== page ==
Rosevear presents intriguing speculations about certain health problems of notable biblical personages.. For example, did Job have pellagra? He displayed pellagra symptoms of dermatitis, diarrhea and dementia, as well as signs of mineral deficiencies, especially zinc. He lost his appetite. His food was either flavorless or foul tasting. His recovery was hastened by foods he needed most: niacin-containing meat.
Did Esau suffer from congenital adrenal hyperplasia? Was he subject to hypoglycemia? Esau’s problems may have resulted from an excess of hormones due to an inborn error of metabolism that caused macrogenitosomia precox, a precocious development of secondary sex characteristics. These excess hormones make a child robust, with rapid early growth, muscularity and a deep voice. Yet in spite of excessive virility, Esau was subject to sudden collapse. Excess hormones disturb the body’s ability to control blood sugar. Esau recognized his plight. Feeling faint after hunting, he felt restored by high-protein food. Thus, he exchanged his birthright for Jacob’s red lentil soup and bread.
Why was Goliath so huge? Probably, he was born with multiple endocrine neoplasia, which causes tumors to grow in the endocrine glands. David’s stone, hitting Goliath on the head, may have struck a cyst, penetrated his skull and pierced his brain. Or, Goliath may have suffered from a pituitary tumor, which would account for his gigantism. Also, it might have impaired his vision and made him an easy target for David’s attack.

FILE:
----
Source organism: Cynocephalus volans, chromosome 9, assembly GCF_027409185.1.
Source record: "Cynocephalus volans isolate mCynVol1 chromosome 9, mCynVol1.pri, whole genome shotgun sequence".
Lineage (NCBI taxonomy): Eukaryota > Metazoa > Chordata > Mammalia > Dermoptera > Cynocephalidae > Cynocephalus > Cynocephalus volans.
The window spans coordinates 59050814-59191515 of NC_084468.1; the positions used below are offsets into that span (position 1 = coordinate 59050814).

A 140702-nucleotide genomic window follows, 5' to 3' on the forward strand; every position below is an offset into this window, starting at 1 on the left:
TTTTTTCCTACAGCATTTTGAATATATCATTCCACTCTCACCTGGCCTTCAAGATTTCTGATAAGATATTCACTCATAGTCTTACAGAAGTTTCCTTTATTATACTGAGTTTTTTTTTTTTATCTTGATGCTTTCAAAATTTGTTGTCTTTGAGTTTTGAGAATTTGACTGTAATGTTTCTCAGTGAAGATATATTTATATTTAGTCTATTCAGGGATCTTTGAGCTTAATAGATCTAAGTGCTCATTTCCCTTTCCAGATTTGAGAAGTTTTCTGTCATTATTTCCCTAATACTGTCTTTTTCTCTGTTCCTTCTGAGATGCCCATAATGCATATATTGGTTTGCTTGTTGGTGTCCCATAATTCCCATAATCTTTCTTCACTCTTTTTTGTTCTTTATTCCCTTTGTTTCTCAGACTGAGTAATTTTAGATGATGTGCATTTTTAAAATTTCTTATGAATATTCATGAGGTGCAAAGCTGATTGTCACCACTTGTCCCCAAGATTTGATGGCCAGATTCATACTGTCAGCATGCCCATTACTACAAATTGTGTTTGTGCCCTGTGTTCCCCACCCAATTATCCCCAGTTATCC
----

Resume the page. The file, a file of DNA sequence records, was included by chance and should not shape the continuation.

Despite the modest size of this book, it is concentrated in information that is both interesting and enlightening. The large print makes the work easy to read, especially for bedtime reading enthusiasts.
Ruth Rosevear pursued special nutrition studies for four years at the University of Cincinnati after having earned a BS in chemistry from Cornell University. She is a licensed dietitian and has been a lifetime nutrition educator, famous for her write-ups of rat studies called “Goodie and Junkie.” She has traveled widely to investigate the food habits and health of other cultures. She serves on the honorary boards of both the Price-Pottenger Nutrition Foundation and the Weston A. Price Foundation.
Nutrition in Biblical Times is available from Clifton Hills Press, Inc. (513) 281-0670 and in bookstores.
This article appeared in Wise Traditions in Food, Farming and the Healing Arts, the quarterly magazine of the Weston A. Price Foundation, Summer 2001.